- A Closer Look
Barrie residents worried that traditional Canada Day festivities might be canceled in the wake of widespread revulsion over revelations of unmarked graves of thousands of Indigenous children at residential schools can relax.
The next July 1, in Barrie at least, will remain a celebration of the country, as much as COVID-19 allows, complete, one assumes, with fireworks and other patriotic displays.
And for those demanding that municipalities join other levels of government to not only acknowledge the tragedy of those unmarked graves, along with what can only be called a systemic disregard of Indigenous concerns, but also take action to rectify those issues, they can be comforted by the positive, healing even, steps taken by general committee on Monday.
Future Canada Day celebrations in Barrie will evolve to embrace local First Nations, their history and culture, and committee set the City on a path to implement parts of the Truth and Reconciliation process that relate to municipalities.
“This is not about canceling the celebrations of Canada Day, this is about adding context and educational elements as we did to great success this past July 1. It was really incredible to see the amount of people who came out to the sacred fire who were learning about the history of colonization and the ongoing acts of colonization on this land. That is something we can continue,” said Ward 2 councillor Keenan Alywin, who, along with Ward 6’s Natalie Harris, moved a multi-part motion, that ended up, after amendments, including:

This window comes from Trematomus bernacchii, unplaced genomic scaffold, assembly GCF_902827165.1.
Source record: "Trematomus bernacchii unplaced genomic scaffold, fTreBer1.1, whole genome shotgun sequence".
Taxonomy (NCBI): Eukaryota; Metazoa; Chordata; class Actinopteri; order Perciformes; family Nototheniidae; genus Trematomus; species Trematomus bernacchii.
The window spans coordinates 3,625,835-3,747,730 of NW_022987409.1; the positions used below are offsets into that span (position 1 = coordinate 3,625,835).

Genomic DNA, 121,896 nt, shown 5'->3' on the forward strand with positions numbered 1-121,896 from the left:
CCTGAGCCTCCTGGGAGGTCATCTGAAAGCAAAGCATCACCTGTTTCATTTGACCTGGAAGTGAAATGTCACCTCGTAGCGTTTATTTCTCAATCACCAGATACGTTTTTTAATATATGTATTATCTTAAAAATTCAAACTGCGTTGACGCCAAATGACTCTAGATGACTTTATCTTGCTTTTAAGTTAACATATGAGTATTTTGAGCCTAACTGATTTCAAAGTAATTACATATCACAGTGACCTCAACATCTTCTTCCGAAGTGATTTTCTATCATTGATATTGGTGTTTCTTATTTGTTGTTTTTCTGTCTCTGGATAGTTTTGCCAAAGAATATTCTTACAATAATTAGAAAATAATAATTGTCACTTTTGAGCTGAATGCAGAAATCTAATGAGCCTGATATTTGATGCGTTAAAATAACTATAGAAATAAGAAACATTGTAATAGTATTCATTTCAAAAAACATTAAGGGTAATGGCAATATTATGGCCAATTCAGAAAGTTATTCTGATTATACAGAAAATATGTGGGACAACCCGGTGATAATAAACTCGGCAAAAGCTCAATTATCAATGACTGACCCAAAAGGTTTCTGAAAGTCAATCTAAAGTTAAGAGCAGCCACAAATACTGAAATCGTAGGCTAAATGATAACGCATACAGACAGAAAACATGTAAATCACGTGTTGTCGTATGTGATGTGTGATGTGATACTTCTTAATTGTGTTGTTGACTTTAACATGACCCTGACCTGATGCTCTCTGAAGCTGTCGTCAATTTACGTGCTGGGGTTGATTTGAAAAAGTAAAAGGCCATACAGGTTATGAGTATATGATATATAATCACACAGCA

• Staff in the recreation and culture department consult on a annual basis with local First Nations to explore and implement July 1 activities reflective of Indigenous history and culture, and provide educational engagement on systemic issues
• That City departments, and the Barrie Police Service, report by summer of 2022 on initiatives designed to increase hiring from the Indigenous community
• That the Downtown BIA be asked to include Indigenous history, acknowledgement, and education as part of any application for Canada Day funding from government sources
• That the general manager of community and corporate services and staff in the human resources department engage with local Indigenous peoples and First Nations on the implementation of the Truth and Reconciliation Commission’s calls to action that fall under municipal responsibility, namely sections 43, 47 and 57, and report back to committee by end of year
The three calls to action relating to municipal governments are:
• Section 43 calls on all levels of governments to fully adopt and implement the United Nations’ declaration of the rights of Indigenous peoples as the framework for reconciliation
• Section 47 calls for the repudiation of concepts used to justify European sovereignty over indigenous peoples and lands … and to reform the laws, policies, and litigation strategies that continue to rely on these policies
• Section 57 calls on all levels of government to provide skills-based training in inter-cultural competencies, conflict resolution, human rights, and anti-racism to all public servants
The last one will come with a cost, but one “well worth paying,” said Mayor Jeff Lehman. The City has already been studying training avenues, said Dawn McAlpine, general manager of community and corporate services.
“Now is a good time to start this work. I think it is critical that we engage with local Indigenous peoples, organizations and nations … and that we get the ball rolling,” said Alywin.
The recent Canada Day celebrations included many of the aspects now being formalized, including the aforementioned sacred fire. No doubt the heavy lifting of the Truth and Reconciliation process will be carried by the other, more senior levels of government, but municipalities have a part to play. On Monday, this particular municipality took a step in the right direction.